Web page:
Scientists discover a rapidly growing black hole

Dr. Christopher Onken and PhD candidate Samuel Lai. Credit: Jaime Kidston/ANU

The fastest growing black hole in the past 9 billion years has been discovered by an international team led by astronomers from the Australian National University (ANU).

The black hole consumes one Earth’s worth every second and shines 7,000 times brighter than all the light in our own galaxy, making it visible to well-equipped astronomers.

Lead researcher Dr Christopher Onken and his co-authors describe it as a “very big, unexpected needle in the haystack”.

“Astronomers have been looking for objects like this for more than 50 years. They’ve found thousands of fainter ones, but this surprisingly bright one has gone unnoticed,” Dr Onken said.

The black hole has the mass of three billion suns. Others of comparable size stopped growing as quickly billions of years ago.

“Now we want to know why this one is different – did something catastrophic happen? Maybe two large galaxies crashed together funneling a lot of matter into the black hole to feed it,” said said Dr. Onken.

Associate Professor Christian Wolf, co-author, said: “This black hole is so outlier that while never say never, I don’t believe we’ll find another one like this.

“We’re pretty confident that this record won’t be broken. We have virtually no skies left where objects like this could be hiding.”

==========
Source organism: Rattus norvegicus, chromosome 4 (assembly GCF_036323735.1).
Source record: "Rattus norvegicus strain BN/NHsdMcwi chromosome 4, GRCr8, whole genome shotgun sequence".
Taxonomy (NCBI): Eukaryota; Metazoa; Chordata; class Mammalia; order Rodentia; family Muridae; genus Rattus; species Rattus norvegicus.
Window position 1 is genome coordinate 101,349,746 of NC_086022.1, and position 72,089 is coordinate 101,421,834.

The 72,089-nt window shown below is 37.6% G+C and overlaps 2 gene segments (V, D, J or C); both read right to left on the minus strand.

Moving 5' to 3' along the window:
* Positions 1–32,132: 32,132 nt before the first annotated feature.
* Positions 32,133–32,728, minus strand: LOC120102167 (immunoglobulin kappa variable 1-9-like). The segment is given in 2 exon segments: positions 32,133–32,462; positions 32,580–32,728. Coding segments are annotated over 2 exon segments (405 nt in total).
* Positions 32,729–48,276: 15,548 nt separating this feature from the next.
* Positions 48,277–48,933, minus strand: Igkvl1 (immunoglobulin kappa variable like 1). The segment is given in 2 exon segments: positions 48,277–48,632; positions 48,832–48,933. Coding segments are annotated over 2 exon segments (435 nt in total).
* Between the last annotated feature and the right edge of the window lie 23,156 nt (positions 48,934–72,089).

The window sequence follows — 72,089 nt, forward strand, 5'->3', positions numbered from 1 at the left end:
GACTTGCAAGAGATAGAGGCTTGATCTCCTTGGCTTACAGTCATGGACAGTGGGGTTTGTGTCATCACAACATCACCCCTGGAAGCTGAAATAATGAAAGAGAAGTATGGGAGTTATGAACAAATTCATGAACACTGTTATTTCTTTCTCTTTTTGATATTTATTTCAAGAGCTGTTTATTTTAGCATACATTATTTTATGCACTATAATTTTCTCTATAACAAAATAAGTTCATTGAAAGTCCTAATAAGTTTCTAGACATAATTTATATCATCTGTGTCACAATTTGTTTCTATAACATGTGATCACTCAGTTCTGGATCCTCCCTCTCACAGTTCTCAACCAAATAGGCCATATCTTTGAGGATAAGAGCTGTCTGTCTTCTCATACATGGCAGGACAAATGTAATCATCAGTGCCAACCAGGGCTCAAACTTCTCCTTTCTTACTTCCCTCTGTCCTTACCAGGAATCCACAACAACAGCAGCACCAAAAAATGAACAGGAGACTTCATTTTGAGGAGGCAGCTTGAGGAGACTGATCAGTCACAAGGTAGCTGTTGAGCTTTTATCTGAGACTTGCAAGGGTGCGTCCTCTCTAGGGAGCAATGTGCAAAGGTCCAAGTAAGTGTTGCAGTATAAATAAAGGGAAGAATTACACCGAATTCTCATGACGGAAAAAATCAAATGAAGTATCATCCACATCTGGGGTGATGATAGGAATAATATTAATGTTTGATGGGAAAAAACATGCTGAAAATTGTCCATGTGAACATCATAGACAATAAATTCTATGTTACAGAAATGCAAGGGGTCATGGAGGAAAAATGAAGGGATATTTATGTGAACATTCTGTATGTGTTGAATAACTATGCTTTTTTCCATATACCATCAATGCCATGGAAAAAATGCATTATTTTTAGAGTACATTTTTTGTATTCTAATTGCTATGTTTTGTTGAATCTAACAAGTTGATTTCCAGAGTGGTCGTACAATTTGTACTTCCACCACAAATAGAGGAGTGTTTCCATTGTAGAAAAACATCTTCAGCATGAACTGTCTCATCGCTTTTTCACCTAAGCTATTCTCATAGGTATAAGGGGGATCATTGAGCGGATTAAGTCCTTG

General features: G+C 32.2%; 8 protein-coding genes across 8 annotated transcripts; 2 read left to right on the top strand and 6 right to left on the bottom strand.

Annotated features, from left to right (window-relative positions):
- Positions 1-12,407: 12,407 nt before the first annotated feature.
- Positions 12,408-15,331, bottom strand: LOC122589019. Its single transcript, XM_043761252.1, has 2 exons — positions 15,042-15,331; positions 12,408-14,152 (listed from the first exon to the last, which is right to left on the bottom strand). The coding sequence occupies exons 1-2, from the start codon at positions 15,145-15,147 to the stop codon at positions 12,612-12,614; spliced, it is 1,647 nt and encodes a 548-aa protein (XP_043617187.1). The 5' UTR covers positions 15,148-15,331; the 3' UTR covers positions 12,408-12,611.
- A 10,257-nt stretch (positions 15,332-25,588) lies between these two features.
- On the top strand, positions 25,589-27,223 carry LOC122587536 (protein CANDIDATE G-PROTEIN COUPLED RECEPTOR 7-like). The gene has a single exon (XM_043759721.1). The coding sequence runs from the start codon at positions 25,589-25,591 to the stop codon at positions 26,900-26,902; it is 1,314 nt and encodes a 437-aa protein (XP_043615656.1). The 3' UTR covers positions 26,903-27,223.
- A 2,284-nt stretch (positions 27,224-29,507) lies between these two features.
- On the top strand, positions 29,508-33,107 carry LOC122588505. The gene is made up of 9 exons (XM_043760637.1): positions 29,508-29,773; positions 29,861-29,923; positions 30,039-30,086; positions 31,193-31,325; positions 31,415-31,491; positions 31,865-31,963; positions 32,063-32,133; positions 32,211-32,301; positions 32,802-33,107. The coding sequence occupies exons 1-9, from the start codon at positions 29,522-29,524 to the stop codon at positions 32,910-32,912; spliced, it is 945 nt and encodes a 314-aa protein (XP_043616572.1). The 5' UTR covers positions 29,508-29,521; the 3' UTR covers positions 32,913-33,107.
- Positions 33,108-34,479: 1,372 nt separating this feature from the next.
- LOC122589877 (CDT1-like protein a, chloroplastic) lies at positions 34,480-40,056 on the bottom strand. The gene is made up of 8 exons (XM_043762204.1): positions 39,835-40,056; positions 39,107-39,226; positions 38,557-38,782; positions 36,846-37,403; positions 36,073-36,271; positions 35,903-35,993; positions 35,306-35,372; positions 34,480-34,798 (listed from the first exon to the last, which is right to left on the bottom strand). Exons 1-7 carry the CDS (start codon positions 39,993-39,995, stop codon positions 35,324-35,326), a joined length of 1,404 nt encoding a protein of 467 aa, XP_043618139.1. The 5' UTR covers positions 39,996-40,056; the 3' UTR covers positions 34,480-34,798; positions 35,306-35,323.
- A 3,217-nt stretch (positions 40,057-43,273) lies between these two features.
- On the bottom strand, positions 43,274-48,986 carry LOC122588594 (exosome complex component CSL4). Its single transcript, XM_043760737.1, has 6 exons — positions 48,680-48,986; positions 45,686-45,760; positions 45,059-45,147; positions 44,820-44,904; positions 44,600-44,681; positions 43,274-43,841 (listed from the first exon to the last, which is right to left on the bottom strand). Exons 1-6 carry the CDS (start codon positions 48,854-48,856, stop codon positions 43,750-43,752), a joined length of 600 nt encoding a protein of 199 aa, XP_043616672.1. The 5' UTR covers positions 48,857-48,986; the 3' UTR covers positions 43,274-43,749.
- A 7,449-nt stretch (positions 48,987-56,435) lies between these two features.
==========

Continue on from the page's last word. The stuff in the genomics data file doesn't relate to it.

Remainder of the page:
The black hole has a visual magnitude of 14.5, a measure of an object’s brightness to an observer on Earth.

This means anyone with a decent telescope in a very dark backyard can see it comfortably.

“It’s 500 times larger than the black hole in our own galaxy,” co-author and ANU Ph.D. said researcher Samuel Lai.

“The orbits of the planets in our solar system would all fit inside its event horizon, the black hole boundary from which nothing can escape.”

The discovery was made as part of the SkyMapper project.

The research was published on the arXiv preprint server and submitted to Publications of the Astronomical Society of Australia.

The hungriest of the most massive black holes in the universe

More information:
Christopher A. Onken et al, Discovery of the most luminous quasar of the last 9 Gyr. arXiv:2206.04204v1 [astro-ph.GA]

Provided by Australian National University

Quote: Scientists Discover Rapidly Growing Black Hole (Jun 15, 2022) Retrieved June 16, 2022 from

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